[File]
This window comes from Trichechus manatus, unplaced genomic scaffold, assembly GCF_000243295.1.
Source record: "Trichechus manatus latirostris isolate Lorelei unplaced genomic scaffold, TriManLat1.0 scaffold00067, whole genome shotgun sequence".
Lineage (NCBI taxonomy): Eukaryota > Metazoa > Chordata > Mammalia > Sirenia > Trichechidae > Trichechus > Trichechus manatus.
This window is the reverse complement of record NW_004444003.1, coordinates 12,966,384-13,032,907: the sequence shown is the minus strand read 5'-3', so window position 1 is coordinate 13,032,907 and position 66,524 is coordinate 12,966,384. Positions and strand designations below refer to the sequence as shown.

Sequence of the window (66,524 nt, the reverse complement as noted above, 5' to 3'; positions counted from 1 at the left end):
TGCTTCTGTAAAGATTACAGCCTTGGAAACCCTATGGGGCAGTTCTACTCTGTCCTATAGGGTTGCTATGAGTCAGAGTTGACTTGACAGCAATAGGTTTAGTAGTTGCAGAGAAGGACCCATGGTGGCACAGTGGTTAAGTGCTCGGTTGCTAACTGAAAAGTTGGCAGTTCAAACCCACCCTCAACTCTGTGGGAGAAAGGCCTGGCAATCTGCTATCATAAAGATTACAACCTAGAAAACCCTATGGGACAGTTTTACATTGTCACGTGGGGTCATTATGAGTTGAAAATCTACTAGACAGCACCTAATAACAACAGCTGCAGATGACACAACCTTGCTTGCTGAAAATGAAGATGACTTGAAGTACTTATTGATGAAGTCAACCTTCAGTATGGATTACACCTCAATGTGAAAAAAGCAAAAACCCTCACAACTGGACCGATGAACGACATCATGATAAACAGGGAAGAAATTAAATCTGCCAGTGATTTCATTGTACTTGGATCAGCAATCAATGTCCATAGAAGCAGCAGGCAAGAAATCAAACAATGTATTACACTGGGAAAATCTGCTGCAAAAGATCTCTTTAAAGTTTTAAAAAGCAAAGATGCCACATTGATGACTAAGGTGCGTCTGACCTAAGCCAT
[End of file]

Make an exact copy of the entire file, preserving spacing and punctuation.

This window comes from Trichechus manatus, unplaced genomic scaffold, assembly GCF_000243295.1.
Source record: "Trichechus manatus latirostris isolate Lorelei unplaced genomic scaffold, TriManLat1.0 scaffold00067, whole genome shotgun sequence".
Lineage (NCBI taxonomy): Eukaryota > Metazoa > Chordata > Mammalia > Sirenia > Trichechidae > Trichechus > Trichechus manatus.
This window is the reverse complement of record NW_004444003.1, coordinates 12,966,384-13,032,907: the sequence shown is the minus strand read 5'-3', so window position 1 is coordinate 13,032,907 and position 66,524 is coordinate 12,966,384. Positions and strand designations below refer to the sequence as shown.

Sequence of the window (66,524 nt, the reverse complement as noted above, 5' to 3'; positions counted from 1 at the left end):
TGCTTCTGTAAAGATTACAGCCTTGGAAACCCTATGGGGCAGTTCTACTCTGTCCTATAGGGTTGCTATGAGTCAGAGTTGACTTGACAGCAATAGGTTTAGTAGTTGCAGAGAAGGACCCATGGTGGCACAGTGGTTAAGTGCTCGGTTGCTAACTGAAAAGTTGGCAGTTCAAACCCACCCTCAACTCTGTGGGAGAAAGGCCTGGCAATCTGCTATCATAAAGATTACAACCTAGAAAACCCTATGGGACAGTTTTACATTGTCACGTGGGGTCATTATGAGTTGAAAATCTACTAGACAGCACCTAATAACAACAGCTGCAGATGACACAACCTTGCTTGCTGAAAATGAAGATGACTTGAAGTACTTATTGATGAAGTCAACCTTCAGTATGGATTACACCTCAATGTGAAAAAAGCAAAAACCCTCACAACTGGACCGATGAACGACATCATGATAAACAGGGAAGAAATTAAATCTGCCAGTGATTTCATTGTACTTGGATCAGCAATCAATGTCCATAGAAGCAGCAGGCAAGAAATCAAACAATGTATTACACTGGGAAAATCTGCTGCAAAAGATCTCTTTAAAGTTTTAAAAAGCAAAGATGCCACATTGATGACTAAGGTGCGTCTGACCTAAGCCAT